Indy needed somebody with spunk, an adventurer like himself; an intelligent woman with a mind of her own. Of course, she had to be as smitten with Indy as he was with her. Since I resonate with the Indy character, I didnít find it too difficult to portray such a woman.
Your characters seem to spring off the page and come vividly to life; extremely believable. Is it difficult to make that happen, or is there a natural process that you follow which leads to character development?
The challenge of writing adventure novels is to take the time to develop the characters as real human beings. But to do so, their personalities must be shown through their actions. In other words, I donít just tell what the characters are about, I show who they are as we move from one dramatic confrontation to the next. Itís important that every character has some weakness, including the bad guys. Everyone is vulnerable in one way or another. Thatís true in life and also in good storytelling.
Where did the inspiration for Indiana Jones and the Seven Veils come from?
It developed out of Dance of the Giants, where we were first introduced to Celtic culture and Druids. Iíve studied speculative history that suggests the Celts made cross-Atlantic journeys a couple of thousand years ago. Books such as, America B.C. by Barry Fell, and Ancient Man: A Handbook of Puzzling Artifacts, by William Corliss, were influential.
But I was also intrigued by the story of Colonel Fawcett, who believed that a mysterious advanced race of people lived in the City of Z. He went looking for Z in the early twenties and never returned.
Colonel P.H. Fawcett was an actual person. He explored the Amazon rainforest in search of a lost city that he believed was related to Atlantis, and was never seen or heard from again. What made you decide to use him in your story? Also, what do you think happened to Colonel Fawcett?
Fawcett was an explorer in the English tradition, and his character somewhat parallels Indy, who was originally patterned after the 19th century English explorer, Richard Burton. However, there are differences between Indy and Fawcett... Indy is usually a solo traveler who carries his whip and gun, jacket and hat, but not much else. Fawcett, like many English adventurers, tended to bring along a parade of people and an assortment of trunks packed with every conceivable material and device they could find. His interest in the lost city and the mystery of his disappearance intrigued me.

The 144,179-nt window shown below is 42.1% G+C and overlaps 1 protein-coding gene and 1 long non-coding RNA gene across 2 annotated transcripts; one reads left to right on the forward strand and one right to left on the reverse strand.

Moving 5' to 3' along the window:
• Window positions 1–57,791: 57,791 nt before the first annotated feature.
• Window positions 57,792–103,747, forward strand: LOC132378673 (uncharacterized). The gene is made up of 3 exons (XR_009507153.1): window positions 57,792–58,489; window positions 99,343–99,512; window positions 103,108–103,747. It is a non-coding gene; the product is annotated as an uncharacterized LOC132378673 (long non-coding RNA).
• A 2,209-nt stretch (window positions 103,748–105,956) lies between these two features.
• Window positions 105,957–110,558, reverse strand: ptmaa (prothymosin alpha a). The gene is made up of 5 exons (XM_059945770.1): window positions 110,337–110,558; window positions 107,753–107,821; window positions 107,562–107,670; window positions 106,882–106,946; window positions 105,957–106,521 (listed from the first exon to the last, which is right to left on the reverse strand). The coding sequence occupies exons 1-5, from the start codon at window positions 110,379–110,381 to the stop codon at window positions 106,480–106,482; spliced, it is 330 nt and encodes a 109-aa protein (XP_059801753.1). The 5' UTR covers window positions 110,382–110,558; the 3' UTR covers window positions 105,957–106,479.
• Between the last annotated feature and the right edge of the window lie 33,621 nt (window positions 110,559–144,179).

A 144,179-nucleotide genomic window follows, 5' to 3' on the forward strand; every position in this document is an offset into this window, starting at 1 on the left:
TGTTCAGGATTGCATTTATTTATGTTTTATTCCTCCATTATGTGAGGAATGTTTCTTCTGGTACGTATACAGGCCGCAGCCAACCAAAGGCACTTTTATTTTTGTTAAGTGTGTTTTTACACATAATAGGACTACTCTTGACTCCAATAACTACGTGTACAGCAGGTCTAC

What do I think happened to Fawcett? The Amazon is filled with danger. He couldíve died of natural causes brought on by his difficult environment. He couldíve drowned in a river, been eaten by a beast, or perhaps captured and killed by tribesmen. He might even have ended up in a place called Z.
In Seven Veils, Indiana Jones and company travel through some pretty unforgiving territory: Matto Grosso, the Amazon basin, and the Serra do Roncador. You also mention Cuiaba, the last outpost before the Great Unknown. It all sounds so intriguing. Have you ever been there before?
As I said, I used to lead adventure tours to South America. We traveled on the Upper Amazon from Leticia, Colombia to Iquitos, Peru. Itís the best part of the river, because itís much narrower and less-developed than much of the Brazilian Amazon. However, I havenít followed Fawcettís path and, if I did, I would probably be disappointed. A considerable portion of the rainforest jungle has now been cut down and burned away for farming and cattle grazing, and Iím sure some of Fawcett's path has been consumed by the swarms of new arrivals.